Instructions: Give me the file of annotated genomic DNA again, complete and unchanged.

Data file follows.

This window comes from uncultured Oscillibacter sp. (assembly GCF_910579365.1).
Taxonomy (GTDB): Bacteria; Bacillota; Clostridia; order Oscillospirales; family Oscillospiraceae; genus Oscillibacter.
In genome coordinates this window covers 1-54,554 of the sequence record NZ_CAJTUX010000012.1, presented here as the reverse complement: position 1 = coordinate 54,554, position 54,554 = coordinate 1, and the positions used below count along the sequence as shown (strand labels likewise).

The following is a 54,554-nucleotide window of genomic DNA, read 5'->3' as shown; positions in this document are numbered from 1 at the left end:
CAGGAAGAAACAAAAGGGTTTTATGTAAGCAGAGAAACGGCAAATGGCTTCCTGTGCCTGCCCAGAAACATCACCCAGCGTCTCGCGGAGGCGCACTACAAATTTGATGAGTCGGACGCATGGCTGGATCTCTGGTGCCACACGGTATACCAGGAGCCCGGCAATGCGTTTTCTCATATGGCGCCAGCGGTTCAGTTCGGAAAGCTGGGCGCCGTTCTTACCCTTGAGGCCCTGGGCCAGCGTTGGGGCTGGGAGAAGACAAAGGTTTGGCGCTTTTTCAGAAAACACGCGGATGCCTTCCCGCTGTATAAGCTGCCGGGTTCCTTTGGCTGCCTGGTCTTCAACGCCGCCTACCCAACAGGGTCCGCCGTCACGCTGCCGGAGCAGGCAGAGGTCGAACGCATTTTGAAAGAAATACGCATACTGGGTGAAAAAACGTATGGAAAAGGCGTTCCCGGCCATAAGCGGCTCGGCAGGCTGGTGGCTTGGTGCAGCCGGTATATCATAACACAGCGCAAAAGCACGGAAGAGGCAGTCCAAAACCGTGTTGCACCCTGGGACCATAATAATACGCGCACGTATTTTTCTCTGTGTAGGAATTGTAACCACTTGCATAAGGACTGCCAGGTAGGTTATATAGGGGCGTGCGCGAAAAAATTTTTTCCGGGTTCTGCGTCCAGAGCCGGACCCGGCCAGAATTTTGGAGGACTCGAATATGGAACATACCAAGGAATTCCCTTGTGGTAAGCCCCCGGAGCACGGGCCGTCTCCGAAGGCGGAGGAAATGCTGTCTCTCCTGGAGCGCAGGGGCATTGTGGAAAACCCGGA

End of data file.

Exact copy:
This window comes from uncultured Oscillibacter sp. (assembly GCF_910579365.1).
Taxonomy (GTDB): Bacteria; Bacillota; Clostridia; order Oscillospirales; family Oscillospiraceae; genus Oscillibacter.
In genome coordinates this window covers 1-54,554 of the sequence record NZ_CAJTUX010000012.1, presented here as the reverse complement: position 1 = coordinate 54,554, position 54,554 = coordinate 1, and the positions used below count along the sequence as shown (strand labels likewise).

The following is a 54,554-nucleotide window of genomic DNA, read 5'->3' as shown; positions in this document are numbered from 1 at the left end:
CAGGAAGAAACAAAAGGGTTTTATGTAAGCAGAGAAACGGCAAATGGCTTCCTGTGCCTGCCCAGAAACATCACCCAGCGTCTCGCGGAGGCGCACTACAAATTTGATGAGTCGGACGCATGGCTGGATCTCTGGTGCCACACGGTATACCAGGAGCCCGGCAATGCGTTTTCTCATATGGCGCCAGCGGTTCAGTTCGGAAAGCTGGGCGCCGTTCTTACCCTTGAGGCCCTGGGCCAGCGTTGGGGCTGGGAGAAGACAAAGGTTTGGCGCTTTTTCAGAAAACACGCGGATGCCTTCCCGCTGTATAAGCTGCCGGGTTCCTTTGGCTGCCTGGTCTTCAACGCCGCCTACCCAACAGGGTCCGCCGTCACGCTGCCGGAGCAGGCAGAGGTCGAACGCATTTTGAAAGAAATACGCATACTGGGTGAAAAAACGTATGGAAAAGGCGTTCCCGGCCATAAGCGGCTCGGCAGGCTGGTGGCTTGGTGCAGCCGGTATATCATAACACAGCGCAAAAGCACGGAAGAGGCAGTCCAAAACCGTGTTGCACCCTGGGACCATAATAATACGCGCACGTATTTTTCTCTGTGTAGGAATTGTAACCACTTGCATAAGGACTGCCAGGTAGGTTATATAGGGGCGTGCGCGAAAAAATTTTTTCCGGGTTCTGCGTCCAGAGCCGGACCCGGCCAGAATTTTGGAGGACTCGAATATGGAACATACCAAGGAATTCCCTTGTGGTAAGCCCCCGGAGCACGGGCCGTCTCCGAAGGCGGAGGAAATGCTGTCTCTCCTGGAGCGCAGGGGCATTGTGGAAAACCCGGA